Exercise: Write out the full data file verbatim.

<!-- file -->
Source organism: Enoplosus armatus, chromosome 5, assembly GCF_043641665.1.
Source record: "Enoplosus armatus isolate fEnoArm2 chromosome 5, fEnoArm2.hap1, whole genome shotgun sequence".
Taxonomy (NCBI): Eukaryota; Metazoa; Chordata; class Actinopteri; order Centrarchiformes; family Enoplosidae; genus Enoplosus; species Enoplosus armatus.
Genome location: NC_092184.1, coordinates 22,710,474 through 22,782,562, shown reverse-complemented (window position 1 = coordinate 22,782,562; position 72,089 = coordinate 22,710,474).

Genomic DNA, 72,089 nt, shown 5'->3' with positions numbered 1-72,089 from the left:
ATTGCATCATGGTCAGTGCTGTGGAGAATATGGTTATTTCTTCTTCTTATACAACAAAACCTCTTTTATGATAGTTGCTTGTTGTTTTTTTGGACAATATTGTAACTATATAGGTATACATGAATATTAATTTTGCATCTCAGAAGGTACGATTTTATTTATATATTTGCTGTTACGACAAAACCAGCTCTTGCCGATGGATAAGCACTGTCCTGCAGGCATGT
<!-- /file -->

Source organism: Enoplosus armatus, chromosome 5, assembly GCF_043641665.1.
Source record: "Enoplosus armatus isolate fEnoArm2 chromosome 5, fEnoArm2.hap1, whole genome shotgun sequence".
Taxonomy (NCBI): Eukaryota; Metazoa; Chordata; class Actinopteri; order Centrarchiformes; family Enoplosidae; genus Enoplosus; species Enoplosus armatus.
Genome location: NC_092184.1, coordinates 22,710,474 through 22,782,562, shown reverse-complemented (window position 1 = coordinate 22,782,562; position 72,089 = coordinate 22,710,474).

Genomic DNA, 72,089 nt, shown 5'->3' with positions numbered 1-72,089 from the left:
ATTGCATCATGGTCAGTGCTGTGGAGAATATGGTTATTTCTTCTTCTTATACAACAAAACCTCTTTTATGATAGTTGCTTGTTGTTTTTTTGGACAATATTGTAACTATATAGGTATACATGAATATTAATTTTGCATCTCAGAAGGTACGATTTTATTTATATATTTGCTGTTACGACAAAACCAGCTCTTGCCGATGGATAAGCACTGTCCTGCAGGCATGT